Skip to main site content.
U.S. Senator Kirsten Gillibrand, D-NY. (Photo by Alex Wong/Getty Images)
U.S. Senator Kirsten Gillibrand, D-NY. (Photo by Alex Wong/Getty Images)


Kirsten Gillibrand unveils a ‘Family Bill of Rights’ to revolutionize U.S. childcare

By WITW Staff on May 24, 2019

Senator Kirsten Gillibrand has unveiled a sweeping proposal she calls the Family Bill of Rights, which would alleviate financial pressure on families with infants, establish a national paid family leave program, and require insurers to cover fertility treatments such as IVF, among other issues.

The plan, the presidential hopeful said in a statement, “will make all families stronger, regardless of who you are or what your ZIP code is.”

To finance the plan, her campaign said, she would call for a tax on Wall Street transactions to generate up to $1 trillion in new revenue over 10 years. For instance, a $1,000 stock purchase would be taxed at $5, according to The New York Times.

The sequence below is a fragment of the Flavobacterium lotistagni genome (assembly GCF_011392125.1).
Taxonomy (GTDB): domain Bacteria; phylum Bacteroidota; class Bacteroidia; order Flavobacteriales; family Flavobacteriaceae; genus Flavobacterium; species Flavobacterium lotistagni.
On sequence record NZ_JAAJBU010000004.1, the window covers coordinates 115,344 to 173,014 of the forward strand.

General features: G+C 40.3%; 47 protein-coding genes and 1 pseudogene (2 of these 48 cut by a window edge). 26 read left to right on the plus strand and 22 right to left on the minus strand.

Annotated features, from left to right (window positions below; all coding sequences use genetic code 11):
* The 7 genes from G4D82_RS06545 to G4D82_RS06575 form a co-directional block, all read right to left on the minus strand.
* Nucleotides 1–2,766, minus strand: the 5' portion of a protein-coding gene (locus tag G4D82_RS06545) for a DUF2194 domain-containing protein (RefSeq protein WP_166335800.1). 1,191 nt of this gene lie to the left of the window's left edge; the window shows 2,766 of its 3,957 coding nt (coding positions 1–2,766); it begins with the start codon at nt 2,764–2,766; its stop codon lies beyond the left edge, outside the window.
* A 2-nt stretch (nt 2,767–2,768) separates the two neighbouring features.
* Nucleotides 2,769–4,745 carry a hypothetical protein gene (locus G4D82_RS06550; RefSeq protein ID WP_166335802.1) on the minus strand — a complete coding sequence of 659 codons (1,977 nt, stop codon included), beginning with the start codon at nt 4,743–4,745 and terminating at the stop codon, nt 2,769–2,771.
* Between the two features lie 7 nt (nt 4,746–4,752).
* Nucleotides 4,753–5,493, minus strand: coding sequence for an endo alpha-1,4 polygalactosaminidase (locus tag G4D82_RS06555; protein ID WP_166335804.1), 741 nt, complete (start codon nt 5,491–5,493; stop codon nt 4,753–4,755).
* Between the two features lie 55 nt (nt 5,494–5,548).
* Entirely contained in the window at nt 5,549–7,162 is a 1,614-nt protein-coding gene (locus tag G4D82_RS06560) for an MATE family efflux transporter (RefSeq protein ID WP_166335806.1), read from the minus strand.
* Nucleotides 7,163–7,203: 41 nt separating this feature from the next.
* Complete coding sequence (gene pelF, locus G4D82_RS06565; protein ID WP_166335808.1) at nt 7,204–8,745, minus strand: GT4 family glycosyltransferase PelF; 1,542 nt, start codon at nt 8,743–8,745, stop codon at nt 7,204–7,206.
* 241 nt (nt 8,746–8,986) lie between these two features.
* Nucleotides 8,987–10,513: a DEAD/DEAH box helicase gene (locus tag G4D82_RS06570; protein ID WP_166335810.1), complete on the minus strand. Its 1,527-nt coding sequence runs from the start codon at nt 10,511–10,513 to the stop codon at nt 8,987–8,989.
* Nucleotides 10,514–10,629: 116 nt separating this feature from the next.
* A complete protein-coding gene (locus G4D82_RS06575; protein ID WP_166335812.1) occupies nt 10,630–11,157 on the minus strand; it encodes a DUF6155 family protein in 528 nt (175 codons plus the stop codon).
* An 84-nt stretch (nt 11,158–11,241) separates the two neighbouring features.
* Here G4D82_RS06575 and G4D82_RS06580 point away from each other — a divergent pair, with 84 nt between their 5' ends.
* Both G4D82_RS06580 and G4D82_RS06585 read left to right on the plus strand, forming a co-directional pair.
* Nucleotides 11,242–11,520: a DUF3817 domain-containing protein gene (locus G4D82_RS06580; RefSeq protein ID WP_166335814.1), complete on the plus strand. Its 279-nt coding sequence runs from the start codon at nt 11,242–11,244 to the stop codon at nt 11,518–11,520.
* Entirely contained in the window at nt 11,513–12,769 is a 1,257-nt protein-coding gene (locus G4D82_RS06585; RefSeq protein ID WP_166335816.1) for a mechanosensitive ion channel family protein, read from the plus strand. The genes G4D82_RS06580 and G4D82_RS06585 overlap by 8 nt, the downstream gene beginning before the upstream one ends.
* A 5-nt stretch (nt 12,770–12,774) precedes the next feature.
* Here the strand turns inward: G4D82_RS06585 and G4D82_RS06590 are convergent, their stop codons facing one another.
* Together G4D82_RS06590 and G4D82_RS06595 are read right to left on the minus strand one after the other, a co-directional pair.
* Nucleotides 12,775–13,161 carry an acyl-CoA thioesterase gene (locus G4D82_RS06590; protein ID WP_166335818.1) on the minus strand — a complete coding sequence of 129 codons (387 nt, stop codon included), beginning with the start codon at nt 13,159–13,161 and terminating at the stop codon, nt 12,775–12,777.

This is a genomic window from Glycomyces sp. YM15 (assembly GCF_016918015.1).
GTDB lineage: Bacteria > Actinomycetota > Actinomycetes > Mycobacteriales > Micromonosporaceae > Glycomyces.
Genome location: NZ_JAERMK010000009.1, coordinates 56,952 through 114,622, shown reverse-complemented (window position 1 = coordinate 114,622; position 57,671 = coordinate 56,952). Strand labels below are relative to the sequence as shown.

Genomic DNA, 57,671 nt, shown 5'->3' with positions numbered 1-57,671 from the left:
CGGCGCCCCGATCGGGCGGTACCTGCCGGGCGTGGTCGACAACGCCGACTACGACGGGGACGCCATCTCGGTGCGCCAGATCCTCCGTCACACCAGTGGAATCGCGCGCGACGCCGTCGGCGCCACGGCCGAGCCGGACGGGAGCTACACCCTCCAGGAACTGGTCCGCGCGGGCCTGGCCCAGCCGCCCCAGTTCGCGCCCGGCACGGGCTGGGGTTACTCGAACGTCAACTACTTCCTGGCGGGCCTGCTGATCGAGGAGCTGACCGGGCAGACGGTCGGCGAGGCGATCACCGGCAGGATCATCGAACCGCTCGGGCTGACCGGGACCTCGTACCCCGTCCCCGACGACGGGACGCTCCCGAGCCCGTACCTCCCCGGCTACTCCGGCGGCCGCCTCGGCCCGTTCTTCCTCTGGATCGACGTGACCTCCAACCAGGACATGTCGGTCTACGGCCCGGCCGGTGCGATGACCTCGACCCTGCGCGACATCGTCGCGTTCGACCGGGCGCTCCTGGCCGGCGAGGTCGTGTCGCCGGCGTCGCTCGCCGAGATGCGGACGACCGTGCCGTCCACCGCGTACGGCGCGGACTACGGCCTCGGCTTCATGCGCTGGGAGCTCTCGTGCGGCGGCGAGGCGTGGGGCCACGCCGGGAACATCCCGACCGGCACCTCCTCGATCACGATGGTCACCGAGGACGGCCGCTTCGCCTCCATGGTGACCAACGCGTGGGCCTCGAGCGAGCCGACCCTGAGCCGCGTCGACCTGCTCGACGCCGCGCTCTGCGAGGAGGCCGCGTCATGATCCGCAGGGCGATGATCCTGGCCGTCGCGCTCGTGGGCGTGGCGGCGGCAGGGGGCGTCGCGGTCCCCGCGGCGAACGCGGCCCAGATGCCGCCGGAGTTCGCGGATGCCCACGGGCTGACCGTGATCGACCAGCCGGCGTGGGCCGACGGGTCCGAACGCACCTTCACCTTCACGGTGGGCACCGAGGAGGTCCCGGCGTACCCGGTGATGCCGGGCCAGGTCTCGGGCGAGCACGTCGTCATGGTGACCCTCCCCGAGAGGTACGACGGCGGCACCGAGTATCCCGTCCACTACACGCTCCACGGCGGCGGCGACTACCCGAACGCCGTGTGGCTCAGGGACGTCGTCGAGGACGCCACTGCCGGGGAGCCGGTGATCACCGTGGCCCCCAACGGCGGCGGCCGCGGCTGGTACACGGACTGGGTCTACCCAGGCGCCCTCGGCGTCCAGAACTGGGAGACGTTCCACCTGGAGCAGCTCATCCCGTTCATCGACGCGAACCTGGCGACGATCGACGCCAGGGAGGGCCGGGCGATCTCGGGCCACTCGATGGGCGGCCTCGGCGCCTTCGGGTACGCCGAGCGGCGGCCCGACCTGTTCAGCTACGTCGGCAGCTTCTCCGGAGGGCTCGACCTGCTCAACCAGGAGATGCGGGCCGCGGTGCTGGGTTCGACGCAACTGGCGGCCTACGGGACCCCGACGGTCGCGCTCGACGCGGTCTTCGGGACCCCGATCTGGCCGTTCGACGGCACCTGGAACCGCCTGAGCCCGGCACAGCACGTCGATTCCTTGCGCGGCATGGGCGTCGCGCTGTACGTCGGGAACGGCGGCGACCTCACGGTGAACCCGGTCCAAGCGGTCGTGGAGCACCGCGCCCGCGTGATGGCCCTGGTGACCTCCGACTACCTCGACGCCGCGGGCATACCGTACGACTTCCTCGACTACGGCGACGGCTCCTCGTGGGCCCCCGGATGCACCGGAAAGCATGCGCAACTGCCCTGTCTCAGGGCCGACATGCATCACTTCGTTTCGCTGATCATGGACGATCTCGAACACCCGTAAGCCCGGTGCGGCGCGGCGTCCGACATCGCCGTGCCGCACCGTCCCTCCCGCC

The plan — which the senator from New York said she would make a priority in her first 100 days in the White House — would include the distribution of starter kits for an infant’s first month at home, including diapers, blankets, onesies, and a small mattress. In addition, the proposal would address a shortage of obstetricians in rural areas, assist states in creating universal prekindergarten, provide tax credits for adoption, and prohibit discrimination in adoption.

The senator said the plan would “level the playing field” in the U.S.

Heidi Hartmann, the president of the Institute for Women’s Policy Research, a nonpartisan think tank, told the Times that in states with paid family leave programs, women and their babies are healthier, helping mothers return to work.

Read the full story at The New York Times.


60 percent of maternal mortality cases in U.S. are completely preventable, CDC reports

Elizabeth Warren says she’ll pay hospitals that reduce maternal mortality rates for black women

Esteemed economist protests naked to send message about ‘a woman’s value’